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Kejriwal is in the drawing room

chandigarh Updated: Dec 29, 2013 15:02 IST
Aarish Chhabra

How much does the new chief minister of Delhi weigh? With all that frequent fasting and the hectic campaigning, not more than 60 kg! Proverbially, though, Arvind Kejriwal is an elephant, present in every room these days, particularly in the drawing rooms of Chandigarh.

Such is his reach that even when two guys meet up for drinks, planning to discuss Jacques Kallis's retirement and women's relationship statuses, this Aam Aadmi pops up into the conversation and stays till the last bottoms-up.

Uncles have always been obsessed with politics, and have now started discussing the utopia of the naïve-but-nice Kejriwal as an alternative to the sanctimoniously brash Narendra Modi of the BJP. Worse, even aunties knitting socks for their grandkids now find the Aam Aadmi cuter than the Congress's favourite headache, Rahul Gandhi.

As it turned out, the world certainly did not end in 2012, and the first year of the New World has belonged completely to AAP ka Kejriwal. Cynicism is going out of fashion. Idealism is sexy again, and Kejriwal is its symbol despite the way he looks.

But 2013 is nearing its end, you see. In another couple of days, we will wake up in 2014, many of us with horrific hangovers. Would we still be waiting for the messiah in the Lok Sabha elections that have come to define 2014 as India's Year of Reckoning?

There is certainly a case for it if we go by the numbers alone. More people in Chandigarh are getting interested in politics, a trend reflected nationally and in the increasing turnouts. The Lok Sabha voter turnout in Chandigarh in 2004 was 52%. In 1998 and 1999, it was only 42% and 47%, respectively. But breaking the record of two decades, the turnout last time was 65%.

Incumbent Congress MP Pawan Kumar Bansal has won the last three times, though his vote share dipped from 52% in 2004 to 47% in 2009. Much of the credit goes to the Congress having a stronghold in the rural and slum areas, which constitute nearly half the 5 lakh-odd votes here.

This strength was visible in the recent UT village panchayat elections where the party won half the seats of sarpanch despite being the incumbent. What further makes the villages and slums the key factor is that historically the poll percentage has been higher in these areas as compared to the sectors.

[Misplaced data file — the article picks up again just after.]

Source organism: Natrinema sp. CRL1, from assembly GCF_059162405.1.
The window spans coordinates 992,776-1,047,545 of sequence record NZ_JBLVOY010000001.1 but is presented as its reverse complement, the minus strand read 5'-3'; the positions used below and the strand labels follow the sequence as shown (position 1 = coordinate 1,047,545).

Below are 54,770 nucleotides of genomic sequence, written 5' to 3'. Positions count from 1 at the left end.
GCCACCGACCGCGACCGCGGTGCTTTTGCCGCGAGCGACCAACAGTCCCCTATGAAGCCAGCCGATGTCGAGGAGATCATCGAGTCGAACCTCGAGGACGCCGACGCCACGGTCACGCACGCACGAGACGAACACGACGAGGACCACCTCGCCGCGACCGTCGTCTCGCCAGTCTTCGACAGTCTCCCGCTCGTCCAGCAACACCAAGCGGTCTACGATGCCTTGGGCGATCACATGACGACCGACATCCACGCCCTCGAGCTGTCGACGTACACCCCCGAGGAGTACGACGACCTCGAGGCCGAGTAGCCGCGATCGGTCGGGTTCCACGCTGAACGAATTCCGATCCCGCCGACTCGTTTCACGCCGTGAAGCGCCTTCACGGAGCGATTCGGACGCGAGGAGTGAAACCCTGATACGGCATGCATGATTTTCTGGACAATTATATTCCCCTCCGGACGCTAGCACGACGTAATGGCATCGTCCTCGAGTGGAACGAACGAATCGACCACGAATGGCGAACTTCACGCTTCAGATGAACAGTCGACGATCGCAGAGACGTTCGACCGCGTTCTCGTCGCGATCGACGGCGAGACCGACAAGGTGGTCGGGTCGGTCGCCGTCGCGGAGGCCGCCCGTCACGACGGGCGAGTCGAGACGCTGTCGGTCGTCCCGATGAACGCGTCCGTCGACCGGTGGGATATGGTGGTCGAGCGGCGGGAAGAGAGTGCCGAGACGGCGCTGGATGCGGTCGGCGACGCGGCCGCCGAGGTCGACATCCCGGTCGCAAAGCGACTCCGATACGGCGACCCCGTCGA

This is where Kejriwal comes in.

You don't need expert opinion to see how smartly Kejriwal understood that the middle class was hardly a segment to bank on. Combining his primarily middle-class following garnered through the anti-corruption movement with votes from the marginalised areas and people of Delhi, he sprung a revolutionary surprise.

That formula seems workable here too, as it does in several other urban and semi-urban constituencies across the country. It helps that the BJP is a divided house. With its leaders thinking that Bansal will most likely become a victim of the railway bribery scam and a pan-India anti-Congress vote, there are three chief contenders for the ticket in the BJP.

There is Satya Pal Jain, who has remained MP at one time but has since been reduced to sending lengthy press statements about every issue under the sun; then, Harmohan Dhawan, who is notable for his dressing sense and party-hopping skills; and city BJP chief Sanjay Tandon, who is a tall leader, but only physically so far. The BSP can already start counting its losses and the number of times its Lok Sabha candidate has said the F-word.

No wonder then that drawing rooms are abuzz with speculation over who will be AAP's Lok Sabha candidate from Chandigarh. The choice is tough as NGO-type do-gooders are aplenty here, and so are angry activists who bombard email inboxes of newspaper editors with three letters a day sometimes.

But does anger always mean votes? In a city known for neat roads and streamlined systems, there is hardly is hardly a local prickly issue. As such, the anger is more cosmetic than felt. The booth allotment scam never became hot enough, nor do we have our own CWG scam. The railway bribery scam already seems to have hurt Bansal enough to put him on the backfoot. But the BJP's internal bickering has left the field open still.

The fight in Chandigarh, therefore, will be more on the plank of perception than on a political plain, if the AAP throws its hat in the ring. It will become more about sending a message to the country than picking a representative for Chandigarh. Is the idea of AAP, in its very essence, strong enough? Chandigarh can give an answer.